Kaveri & Aero-Engine: News & Discussion

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Arun_S
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Re: Kaveri & aero-engine discussion

Postby Arun_S » 30 Jun 2009 00:25

RaviBg wrote:IAF rejects French offer on engine for Tejas - Ravi Sharma

...
The LCA will not be operationalised with the Kaveri, since GTRE will not be able to satisfy the Indian Air Force’s requirement for a low altitude, high speed engine with a thrust of at least 90 kilo Newton (kN) within the extended timeframe, weight or volume.

GTRE officials told The Hindu that they hoped a Kaveri engine co-developed by the GTRE and the French aero engine house Snecma could at least become, in the distant future, the power for the Medium Combat Aircraft (MCA) that is still to be designed. “The IAF agrees that the MCA should be designed around a 90 kN thrust Snecma-GTRE Kaveri engine. The Kaveri could be tested on the LCA, but the aircraft won’t be operationalised.”


...
The IAF’s rejection of the French offer comes after a committee, headed by Air Vice-Marshal M. Matheswaran, pointed out that the Snecma offer did not meet the Air Force’s performance (air staff) requirements, did not give the GTRE the core engine technology it was looking for, and did not help eliminate deficiencies in the Kaveri’s design.

“Assimilate” technology


Both Snecma and the GTRE contested the IAF’s stand, saying that the relevant design technology would, in stages, be assimilated to the Indian defence laboratories.

According to Snecma’s chairman and chief executive officer Philippe Petitcolin, his company could pass on the design and manufacturing technology to Indian entities as soon as it “could assimilate it.” Mr. Petitcolin told The Hindu that collaboration could save the GTRE at least 20 years in developing an aero engine.

...


I have grudging respect for Air Vice-Marshal M. Matheswaran, and trust his decision to be in interest of Indian defense.
As director ASR at Air-HQ he knows subject matter and also how to bend the gora arms dealer into shape. The only missing piece is what is his game plan to realize the objective; saying no is easy, but does not solve the problem.

A birdie tells me he wielded Indian strategic deterrence during Op-Parakram and later SFC. In faint dreamy recollection I recall being co located on an airfield on western border, the launch pad of Indian strat weapons loaded on Mig-xx the day after (i.e. December 14, 2001) and the tamil bull in command.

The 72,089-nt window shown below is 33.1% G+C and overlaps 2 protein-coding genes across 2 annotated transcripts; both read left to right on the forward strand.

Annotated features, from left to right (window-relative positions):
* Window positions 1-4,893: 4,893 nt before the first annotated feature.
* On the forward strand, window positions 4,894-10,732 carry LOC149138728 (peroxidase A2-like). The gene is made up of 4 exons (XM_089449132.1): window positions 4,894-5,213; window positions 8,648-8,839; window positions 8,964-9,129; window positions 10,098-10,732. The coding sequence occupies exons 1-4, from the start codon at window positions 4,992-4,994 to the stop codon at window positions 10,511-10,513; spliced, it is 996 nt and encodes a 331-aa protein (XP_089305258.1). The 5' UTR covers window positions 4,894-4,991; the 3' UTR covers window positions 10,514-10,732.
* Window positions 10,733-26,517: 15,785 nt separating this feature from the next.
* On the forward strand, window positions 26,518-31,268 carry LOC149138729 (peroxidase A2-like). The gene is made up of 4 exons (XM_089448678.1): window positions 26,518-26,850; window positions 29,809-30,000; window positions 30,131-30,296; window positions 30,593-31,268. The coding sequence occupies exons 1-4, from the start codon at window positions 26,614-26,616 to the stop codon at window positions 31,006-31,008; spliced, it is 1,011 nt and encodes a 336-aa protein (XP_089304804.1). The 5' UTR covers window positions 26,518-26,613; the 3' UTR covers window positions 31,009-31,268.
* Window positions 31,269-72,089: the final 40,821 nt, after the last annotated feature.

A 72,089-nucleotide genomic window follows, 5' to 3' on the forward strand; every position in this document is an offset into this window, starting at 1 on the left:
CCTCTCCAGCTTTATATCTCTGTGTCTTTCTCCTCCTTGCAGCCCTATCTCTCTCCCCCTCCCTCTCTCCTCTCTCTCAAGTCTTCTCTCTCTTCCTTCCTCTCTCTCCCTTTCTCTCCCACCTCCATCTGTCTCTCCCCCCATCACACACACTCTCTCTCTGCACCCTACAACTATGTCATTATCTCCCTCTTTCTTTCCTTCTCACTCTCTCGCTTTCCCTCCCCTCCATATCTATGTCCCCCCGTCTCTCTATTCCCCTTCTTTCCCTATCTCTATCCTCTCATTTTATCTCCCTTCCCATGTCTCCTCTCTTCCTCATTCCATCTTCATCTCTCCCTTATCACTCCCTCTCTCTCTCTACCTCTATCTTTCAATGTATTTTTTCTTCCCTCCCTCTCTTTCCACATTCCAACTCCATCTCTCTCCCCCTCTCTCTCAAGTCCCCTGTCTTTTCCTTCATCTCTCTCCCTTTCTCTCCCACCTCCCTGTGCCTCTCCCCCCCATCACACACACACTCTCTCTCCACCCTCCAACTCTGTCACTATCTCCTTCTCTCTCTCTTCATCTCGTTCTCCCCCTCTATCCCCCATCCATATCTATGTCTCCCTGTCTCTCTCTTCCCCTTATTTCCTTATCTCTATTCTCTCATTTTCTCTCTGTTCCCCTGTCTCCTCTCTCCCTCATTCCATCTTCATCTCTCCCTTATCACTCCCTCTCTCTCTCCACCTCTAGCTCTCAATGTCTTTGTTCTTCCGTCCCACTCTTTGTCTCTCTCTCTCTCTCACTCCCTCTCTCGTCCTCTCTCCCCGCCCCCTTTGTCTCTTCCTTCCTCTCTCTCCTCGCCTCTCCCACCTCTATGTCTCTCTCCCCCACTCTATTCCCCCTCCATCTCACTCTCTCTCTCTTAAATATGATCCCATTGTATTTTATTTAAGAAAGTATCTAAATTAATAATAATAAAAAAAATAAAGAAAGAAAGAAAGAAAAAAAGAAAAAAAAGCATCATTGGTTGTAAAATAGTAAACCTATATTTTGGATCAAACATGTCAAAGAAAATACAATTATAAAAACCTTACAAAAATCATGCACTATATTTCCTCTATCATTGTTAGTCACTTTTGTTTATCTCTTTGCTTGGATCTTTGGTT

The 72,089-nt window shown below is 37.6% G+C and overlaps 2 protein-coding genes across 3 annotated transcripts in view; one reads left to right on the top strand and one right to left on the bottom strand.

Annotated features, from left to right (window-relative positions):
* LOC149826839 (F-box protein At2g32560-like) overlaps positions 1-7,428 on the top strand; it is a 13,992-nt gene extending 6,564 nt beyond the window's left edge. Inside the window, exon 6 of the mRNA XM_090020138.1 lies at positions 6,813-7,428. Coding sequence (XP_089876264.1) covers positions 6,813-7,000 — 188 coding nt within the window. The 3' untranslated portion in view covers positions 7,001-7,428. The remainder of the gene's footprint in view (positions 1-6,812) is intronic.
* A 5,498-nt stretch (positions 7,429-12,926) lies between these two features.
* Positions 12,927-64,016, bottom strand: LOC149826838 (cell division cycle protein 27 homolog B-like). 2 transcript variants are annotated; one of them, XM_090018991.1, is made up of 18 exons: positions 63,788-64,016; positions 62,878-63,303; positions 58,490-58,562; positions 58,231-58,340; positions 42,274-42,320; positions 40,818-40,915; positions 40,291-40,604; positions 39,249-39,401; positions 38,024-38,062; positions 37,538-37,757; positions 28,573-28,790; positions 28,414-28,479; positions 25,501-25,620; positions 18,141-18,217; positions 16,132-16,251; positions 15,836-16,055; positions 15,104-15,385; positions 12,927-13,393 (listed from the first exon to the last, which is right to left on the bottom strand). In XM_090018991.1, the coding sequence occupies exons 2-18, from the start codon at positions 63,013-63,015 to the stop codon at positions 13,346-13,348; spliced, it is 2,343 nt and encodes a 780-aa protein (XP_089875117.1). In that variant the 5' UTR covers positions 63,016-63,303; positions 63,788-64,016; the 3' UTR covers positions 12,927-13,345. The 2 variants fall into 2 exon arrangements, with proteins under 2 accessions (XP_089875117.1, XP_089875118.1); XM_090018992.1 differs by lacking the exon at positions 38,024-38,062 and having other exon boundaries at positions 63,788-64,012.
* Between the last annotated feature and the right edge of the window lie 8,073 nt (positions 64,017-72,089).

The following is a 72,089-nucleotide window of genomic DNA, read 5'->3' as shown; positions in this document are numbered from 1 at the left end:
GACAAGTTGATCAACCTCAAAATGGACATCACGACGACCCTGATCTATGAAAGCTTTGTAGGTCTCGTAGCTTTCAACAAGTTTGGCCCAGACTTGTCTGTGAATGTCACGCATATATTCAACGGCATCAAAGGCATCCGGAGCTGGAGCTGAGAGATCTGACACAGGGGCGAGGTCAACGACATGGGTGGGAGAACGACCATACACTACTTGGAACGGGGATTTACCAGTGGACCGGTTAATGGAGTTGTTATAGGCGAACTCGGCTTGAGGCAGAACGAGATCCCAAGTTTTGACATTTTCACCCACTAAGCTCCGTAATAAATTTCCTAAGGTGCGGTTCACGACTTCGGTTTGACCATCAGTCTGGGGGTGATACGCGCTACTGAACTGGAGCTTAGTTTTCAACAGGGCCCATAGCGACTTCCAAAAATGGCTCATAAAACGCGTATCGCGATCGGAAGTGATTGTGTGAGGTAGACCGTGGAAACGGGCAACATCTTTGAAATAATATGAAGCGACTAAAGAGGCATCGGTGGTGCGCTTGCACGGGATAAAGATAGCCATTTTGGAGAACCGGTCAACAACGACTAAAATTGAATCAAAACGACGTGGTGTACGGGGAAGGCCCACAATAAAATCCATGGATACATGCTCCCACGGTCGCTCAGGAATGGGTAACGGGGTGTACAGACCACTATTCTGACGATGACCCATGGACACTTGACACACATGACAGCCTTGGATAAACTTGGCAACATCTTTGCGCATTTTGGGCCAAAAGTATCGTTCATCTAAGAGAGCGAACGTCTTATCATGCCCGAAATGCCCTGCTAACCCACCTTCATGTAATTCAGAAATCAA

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Re: Kaveri & aero-engine discussion

Postby Omar » 30 Jun 2009 06:28

I don't know if the author really knows what he's talking about (he's not an engineer...of course neither am I :D ) but maybe we don't need single crystal blade technology to achieve increased thrust for the same weight (assuming this hasn't already been tried since this article was written back in 2002). There *might* be other areas of the Kaveri engine that can be similarly 'optimized' using open source, non-proprietary processes.

The titanium blades fitted on to the hub of the Kaveri Jet engine built for the LCA - on the test bed at GTRE - are not made using nano-technology. Cooling channels carrying air are imbedded in the airfoil shaped blades made of Nickel-Chromium-Aluminum ‘super alloy’. This withstands a temperature of 1,000 degrees Celsius. When subjected to temperatures beyond this, dimensions of the blade may change....A Thermal Barrier Coat (TBC) of ‘micron-size’ ceramic on the surface of the blade can insulate the other side of the blade to remain at a temperature of about 800 degrees Celsius. The coat can be of a thickness of 15 micron. If nano-sized ceramic particles are used, the thermal barrier coat can be only five micron thick. Jet pipe temperature rises even up to 1,500 degrees Celsius. Higher jet pipe temperature can give more thrust. In other words successful adaptation of nano-technology helps to increase the thrust of the jet engine, for the same weight.


Link: http://www.bharat-rakshak.com/MONITOR/I ... akash.html

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Re: Kaveri & aero-engine discussion

Postby Omar » 30 Jun 2009 06:57

An interesting paper written by two authors from DMRL about TBC. Applications of this research, however, seem destined for KMGT instead of the GTX-35VS :

"I. Gurrappa ⁎, A. Sambasiva Rao. "Thermal barrier coatings for enhanced efficiency of gas turbine engines" Surface & Coatings Technology 201 (2006) 3016-3029"

a) A two layer coating system has been successfully identified/developed for improved protection of super alloy blades against hot corrosion. The developed protective coating system enhances the super alloy life by about 600 times.
b) Thickness of thermal barrier coatings plays a significant role. The thickness of thermal barrier coatings has been optimised and determined to be 300 μm based on extensive hot corrosion studies on different thicknesses of TBC, as the super alloy life could not increase upon further increase in TBC thickness.
c) The composition of bond coatings for TBCs is extremely important. The compositionally optimised NiCoCrAlY bond coating promotes protective oxide scale formation preferentially depending on the environmental conditions and helps to enhance the life of super alloy considerably.
d) The developed two layer coating system can be successfully applied for marine and industrial gas turbine engines for their improved efficiency.

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Re: Kaveri & aero-engine discussion

Postby Drevin » 30 Jun 2009 07:03

yes i think single crystal blades improve life of the engine not thrust.

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Re: Kaveri & aero-engine discussion